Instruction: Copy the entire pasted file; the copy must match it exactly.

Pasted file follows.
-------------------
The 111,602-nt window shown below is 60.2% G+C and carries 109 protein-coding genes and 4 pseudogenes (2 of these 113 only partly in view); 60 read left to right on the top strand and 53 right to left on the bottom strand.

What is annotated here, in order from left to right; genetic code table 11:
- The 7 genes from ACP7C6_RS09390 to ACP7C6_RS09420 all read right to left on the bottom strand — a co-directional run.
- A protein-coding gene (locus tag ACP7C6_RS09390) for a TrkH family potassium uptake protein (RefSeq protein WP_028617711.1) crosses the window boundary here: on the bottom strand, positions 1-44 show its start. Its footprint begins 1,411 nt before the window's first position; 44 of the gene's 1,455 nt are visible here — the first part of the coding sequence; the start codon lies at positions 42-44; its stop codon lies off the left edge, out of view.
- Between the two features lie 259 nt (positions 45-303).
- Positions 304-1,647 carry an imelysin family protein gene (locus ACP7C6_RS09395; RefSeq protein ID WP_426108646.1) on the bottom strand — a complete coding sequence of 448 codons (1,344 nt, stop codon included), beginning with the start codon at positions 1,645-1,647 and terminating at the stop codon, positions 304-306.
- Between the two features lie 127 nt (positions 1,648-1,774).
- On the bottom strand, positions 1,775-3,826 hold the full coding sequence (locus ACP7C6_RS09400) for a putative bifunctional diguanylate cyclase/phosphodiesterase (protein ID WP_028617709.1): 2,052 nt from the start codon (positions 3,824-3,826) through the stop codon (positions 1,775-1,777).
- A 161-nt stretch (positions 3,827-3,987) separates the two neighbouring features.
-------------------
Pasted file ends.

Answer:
The 111,602-nt window shown below is 60.2% G+C and carries 109 protein-coding genes and 4 pseudogenes (2 of these 113 only partly in view); 60 read left to right on the top strand and 53 right to left on the bottom strand.

What is annotated here, in order from left to right; genetic code table 11:
- The 7 genes from ACP7C6_RS09390 to ACP7C6_RS09420 all read right to left on the bottom strand — a co-directional run.
- A protein-coding gene (locus tag ACP7C6_RS09390) for a TrkH family potassium uptake protein (RefSeq protein WP_028617711.1) crosses the window boundary here: on the bottom strand, positions 1-44 show its start. Its footprint begins 1,411 nt before the window's first position; 44 of the gene's 1,455 nt are visible here — the first part of the coding sequence; the start codon lies at positions 42-44; its stop codon lies off the left edge, out of view.
- Between the two features lie 259 nt (positions 45-303).
- Positions 304-1,647 carry an imelysin family protein gene (locus ACP7C6_RS09395; RefSeq protein ID WP_426108646.1) on the bottom strand — a complete coding sequence of 448 codons (1,344 nt, stop codon included), beginning with the start codon at positions 1,645-1,647 and terminating at the stop codon, positions 304-306.
- Between the two features lie 127 nt (positions 1,648-1,774).
- On the bottom strand, positions 1,775-3,826 hold the full coding sequence (locus ACP7C6_RS09400) for a putative bifunctional diguanylate cyclase/phosphodiesterase (protein ID WP_028617709.1): 2,052 nt from the start codon (positions 3,824-3,826) through the stop codon (positions 1,775-1,777).
- A 161-nt stretch (positions 3,827-3,987) separates the two neighbouring features.